Compact and reliable, the Therm-O-Mix® tepid water delivery station is an essential fixture in any facility where chemicals are being handled to ensure both worker safety and guideline compliance.

Check out the full article at ISHN.com.

Preventing Legionnaires’ Disease with DHWS Design

Legionnaires’ disease is arguably the hottest topic in the plumbing industry today.

First identified after an outbreak in 1976, this potentially fatal form of pneumonia is contracted by aspirating Legionella bacteria and presents with coughing, shortness of breath, fever and pain.

Since its initial discovery, the bacteria has been found to be pervasive in large-scale water systems, leading to offices, hospitals, hotels and other sizeable buildings to double down on their sanitization, identification and prevention efforts.

Legionella bacteria can be found in many domestic hot and cold water systems in trace amounts, but does not present a health concern until it colonizes, and the bacteria are atomized and aspirated. In warm, stagnant water, the bacteria can grow and multiply to high concentrations, which is when it becomes dangerous.

Organizations differ on the specific temperature at which the bacteria will grow, but the most common range stated for Legionella bacteria survival is 68°-122°F (20°-50°C). The bacteria is dormant below 68° (20° C) and does not survive above 140° (60° C).

The key to preventing Legionnaires’ disease is to make sure that building owners and managers follow a water management program. Unfortunately, there is no one guideline to follow on how to reduce the risk of Legionella growth and spread. Go to any ASPE meeting and ask the members what the best way is to prevent Legionella and you are likely to get as many different answers as there are attendees.

Organizations that mandate domestic hot water systems design guidelines and recommendations are similarly scattered and contradictory in their requirements, torn between the need for energy conservation and Legionella prevention.

ASHRAE, which touts energy conservation practices, suggests that temperature maintenance systems should be automatically switched off “during extended periods when hot water is not required,” whereas OSHA states that in the interest of Legionella prevention, DHWS should be excluded from energy conservation measures and run continuously…

To check out the full article visit pmengineer.com.

CircuitSolver Solves Bacteriological Problems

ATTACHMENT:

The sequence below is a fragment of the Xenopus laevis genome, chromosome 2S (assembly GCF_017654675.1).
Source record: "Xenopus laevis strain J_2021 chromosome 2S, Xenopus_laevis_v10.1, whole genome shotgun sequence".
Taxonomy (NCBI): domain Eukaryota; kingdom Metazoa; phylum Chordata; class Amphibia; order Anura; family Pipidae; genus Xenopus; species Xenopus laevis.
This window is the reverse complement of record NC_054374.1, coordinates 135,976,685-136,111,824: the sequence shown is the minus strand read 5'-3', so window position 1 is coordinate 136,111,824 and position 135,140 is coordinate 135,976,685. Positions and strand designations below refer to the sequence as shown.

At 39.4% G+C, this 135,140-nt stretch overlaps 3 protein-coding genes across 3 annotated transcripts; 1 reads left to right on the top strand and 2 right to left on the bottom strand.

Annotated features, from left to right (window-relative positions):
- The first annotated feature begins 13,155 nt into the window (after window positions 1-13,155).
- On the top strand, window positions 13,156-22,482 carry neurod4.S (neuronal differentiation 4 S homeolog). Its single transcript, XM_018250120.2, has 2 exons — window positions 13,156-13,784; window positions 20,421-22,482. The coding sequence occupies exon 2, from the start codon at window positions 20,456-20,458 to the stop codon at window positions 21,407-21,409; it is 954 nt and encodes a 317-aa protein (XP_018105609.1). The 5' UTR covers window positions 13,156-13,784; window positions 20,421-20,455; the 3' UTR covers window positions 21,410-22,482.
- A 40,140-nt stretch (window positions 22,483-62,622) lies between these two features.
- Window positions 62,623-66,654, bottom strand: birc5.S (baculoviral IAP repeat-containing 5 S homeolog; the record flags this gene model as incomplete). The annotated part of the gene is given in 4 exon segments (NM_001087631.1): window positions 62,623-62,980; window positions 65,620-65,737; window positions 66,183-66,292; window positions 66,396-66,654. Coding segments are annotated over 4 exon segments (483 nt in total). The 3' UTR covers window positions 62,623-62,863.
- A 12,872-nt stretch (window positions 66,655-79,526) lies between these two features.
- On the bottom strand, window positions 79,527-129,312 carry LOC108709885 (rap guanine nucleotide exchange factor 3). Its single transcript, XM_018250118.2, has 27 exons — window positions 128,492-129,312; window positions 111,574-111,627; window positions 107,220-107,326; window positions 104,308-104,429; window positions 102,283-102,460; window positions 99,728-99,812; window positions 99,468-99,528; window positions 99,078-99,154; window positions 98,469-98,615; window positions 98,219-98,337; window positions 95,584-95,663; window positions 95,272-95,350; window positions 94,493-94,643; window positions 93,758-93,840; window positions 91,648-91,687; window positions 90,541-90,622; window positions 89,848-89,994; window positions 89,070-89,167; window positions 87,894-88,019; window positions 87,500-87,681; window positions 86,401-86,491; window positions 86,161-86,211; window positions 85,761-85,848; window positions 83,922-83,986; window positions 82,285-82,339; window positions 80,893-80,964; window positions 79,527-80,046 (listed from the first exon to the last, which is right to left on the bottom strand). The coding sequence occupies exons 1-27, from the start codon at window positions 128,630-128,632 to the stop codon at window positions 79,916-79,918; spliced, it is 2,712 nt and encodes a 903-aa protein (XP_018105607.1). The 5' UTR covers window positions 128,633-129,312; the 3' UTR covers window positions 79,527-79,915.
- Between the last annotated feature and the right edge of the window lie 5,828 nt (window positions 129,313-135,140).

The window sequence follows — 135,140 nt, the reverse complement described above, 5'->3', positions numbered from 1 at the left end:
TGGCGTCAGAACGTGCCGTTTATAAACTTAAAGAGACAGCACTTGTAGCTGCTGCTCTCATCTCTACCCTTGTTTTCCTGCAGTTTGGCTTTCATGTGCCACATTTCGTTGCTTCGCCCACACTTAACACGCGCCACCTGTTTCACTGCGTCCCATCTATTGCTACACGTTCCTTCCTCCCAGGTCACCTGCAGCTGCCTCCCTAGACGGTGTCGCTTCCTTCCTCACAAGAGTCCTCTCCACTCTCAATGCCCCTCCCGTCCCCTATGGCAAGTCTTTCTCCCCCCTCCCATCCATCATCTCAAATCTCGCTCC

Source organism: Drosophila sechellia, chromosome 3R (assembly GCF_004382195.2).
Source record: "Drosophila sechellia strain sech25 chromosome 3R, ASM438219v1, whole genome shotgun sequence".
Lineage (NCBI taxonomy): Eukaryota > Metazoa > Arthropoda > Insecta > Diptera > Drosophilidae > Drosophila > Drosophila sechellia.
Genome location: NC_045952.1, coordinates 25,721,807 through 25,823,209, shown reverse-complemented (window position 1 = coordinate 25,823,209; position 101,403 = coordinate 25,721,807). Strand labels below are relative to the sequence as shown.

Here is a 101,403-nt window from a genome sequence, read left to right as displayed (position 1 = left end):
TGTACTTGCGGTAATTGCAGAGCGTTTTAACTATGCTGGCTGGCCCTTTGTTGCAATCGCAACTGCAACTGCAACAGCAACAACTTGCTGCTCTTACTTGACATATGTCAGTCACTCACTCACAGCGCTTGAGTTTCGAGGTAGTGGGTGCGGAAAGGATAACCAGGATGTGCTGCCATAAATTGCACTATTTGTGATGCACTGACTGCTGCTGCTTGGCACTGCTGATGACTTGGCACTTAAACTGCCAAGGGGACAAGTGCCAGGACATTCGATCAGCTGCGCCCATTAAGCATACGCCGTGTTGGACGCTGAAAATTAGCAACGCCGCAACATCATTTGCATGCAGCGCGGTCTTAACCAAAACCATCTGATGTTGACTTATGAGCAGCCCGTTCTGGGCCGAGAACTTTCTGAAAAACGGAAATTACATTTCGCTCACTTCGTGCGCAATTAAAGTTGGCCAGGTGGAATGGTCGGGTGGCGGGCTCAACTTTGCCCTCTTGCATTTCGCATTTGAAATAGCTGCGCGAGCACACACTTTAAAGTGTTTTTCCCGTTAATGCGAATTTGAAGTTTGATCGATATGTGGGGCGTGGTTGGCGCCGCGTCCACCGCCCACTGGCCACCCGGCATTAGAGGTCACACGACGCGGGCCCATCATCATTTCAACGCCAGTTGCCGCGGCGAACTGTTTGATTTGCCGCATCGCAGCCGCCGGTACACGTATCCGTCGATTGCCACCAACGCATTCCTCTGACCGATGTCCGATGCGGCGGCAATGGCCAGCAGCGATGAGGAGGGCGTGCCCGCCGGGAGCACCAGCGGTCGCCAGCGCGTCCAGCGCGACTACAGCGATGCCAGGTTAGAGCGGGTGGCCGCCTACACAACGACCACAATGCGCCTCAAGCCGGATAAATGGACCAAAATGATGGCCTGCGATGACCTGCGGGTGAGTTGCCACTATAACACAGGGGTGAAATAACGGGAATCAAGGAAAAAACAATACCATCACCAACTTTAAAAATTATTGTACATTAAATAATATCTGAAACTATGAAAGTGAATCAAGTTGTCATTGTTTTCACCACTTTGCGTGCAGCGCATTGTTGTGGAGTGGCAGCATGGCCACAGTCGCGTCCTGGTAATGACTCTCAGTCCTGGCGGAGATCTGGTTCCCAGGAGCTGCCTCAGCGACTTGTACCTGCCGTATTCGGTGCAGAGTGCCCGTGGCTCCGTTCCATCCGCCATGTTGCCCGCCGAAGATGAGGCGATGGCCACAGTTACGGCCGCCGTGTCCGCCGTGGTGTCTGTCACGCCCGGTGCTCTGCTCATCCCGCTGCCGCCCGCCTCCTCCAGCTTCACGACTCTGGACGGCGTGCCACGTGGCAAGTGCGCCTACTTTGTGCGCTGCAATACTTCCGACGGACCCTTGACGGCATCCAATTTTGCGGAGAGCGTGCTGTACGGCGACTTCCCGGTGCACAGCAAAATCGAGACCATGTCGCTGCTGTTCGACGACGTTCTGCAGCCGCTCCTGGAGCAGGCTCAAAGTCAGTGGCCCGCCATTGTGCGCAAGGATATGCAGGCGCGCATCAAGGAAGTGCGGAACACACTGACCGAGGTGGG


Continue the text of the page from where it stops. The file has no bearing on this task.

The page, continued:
Being “first” often sets the bar high. As one of the first manufacturers of a thermostatic balancing valve for domestic hot water systems, ThermOmegaTech’s commitment has not just been to set the bar but also to raise the bar. Since the introduction of its CircuitSolver in 2012, the company has frequently added components, including ball valves, strainers, check valves and ProPress ends to meet customer demand.

In April 2018, the innovation continued with the launch of the CircuitSolver Union Sanitary Flush thermostatic balancing valve for domestic hot water systems. The union is integral with the valve body, which also has an optional integral check valve. A key feature of the CircuitSolver Union Sanitary Flush is the new capability to automatically balance a domestic hot water system during a high-temperature sanitary flush procedure.

In the following Q&A with ThermOmegaTech, Plumbing Engineer explores the features of the new product, including its ability to mitigate Legionella and other bacteriological problems.

PE: What makes CircuitSolver Union Sanitary Flush different from other valves on the market?

TOT: It has an all-stainless-steel construction for maximum corrosion resistance and durability. It is NSF61 and NSF372 certified — even though it seems that all components in a domestic hot water system (DHWS) should be certified and most plumbing codes and specifications say they must be, not all balancing valves are certified. The valve is completely automatic, thermostatically balancing both the standard recirculation temperature as well as the high-temperature sanitary flush cycle. No power, signal or powered actuators are required, as in some other such balancing valves.

ThermOmegaTech’s design is highly resistant to mineral buildup and the adverse effects of debris in the piping system. It is the only tamper-proof thermostatic balancing valve on the market. Other competitive devices are adjustable for several reasons: those manufacturers don’t manufacture their own thermal actuators as ThermOmegaTech does. They can not be as flexible and offer all the setpoint variations we can, so their valve is adjustable, making it prone to tampering and/or being set to a temperature other than what the designer specified.

With CircuitSolver Union Sanitary Flush, the plumbing system designer specifies the desired temperature and the valves are factory-set to that exact setting.

PE: What are the benefits or special features of the CircuitSolver Union Sanitary Flush that are specific to those designing and specifying thermostatic balancing valves for DHWS?

TOT: CircuitSolver Union Sanitary Flush brings the benefits of the standard CircuitSolver into high-temperature sanitary flush applications. There is no manual balancing required. It can simply be installed; once the system is turned on, within minutes the building’s DHWS is balanced…

To check out the full article visit PHCPPROS.com.

Controlling Hydraulic Oil Temperatures

With cooler weather on the way, you may not be too worried about rising oil temperatures, but the fact is, any industrial hydraulic system running higher than 140 degrees is too hot. Consider that for every 18-degree increase in temperature above 140 degrees, the life of the oil is cut in half. Systems that operate at high temperatures can produce sludge and varnish, which result in the sticking of valve spools.

Pumps and hydraulic motors bypass more oil at high temperatures, causing the machine to operate at a slower speed. In some cases, high oil temperatures can waste electrical energy by making the pump drive motor pull more current to operate the system. O-rings also harden at higher temperatures, leading to more leaks in the system. So what checks and tests should you perform if the oil temperature is higher than 140 degrees?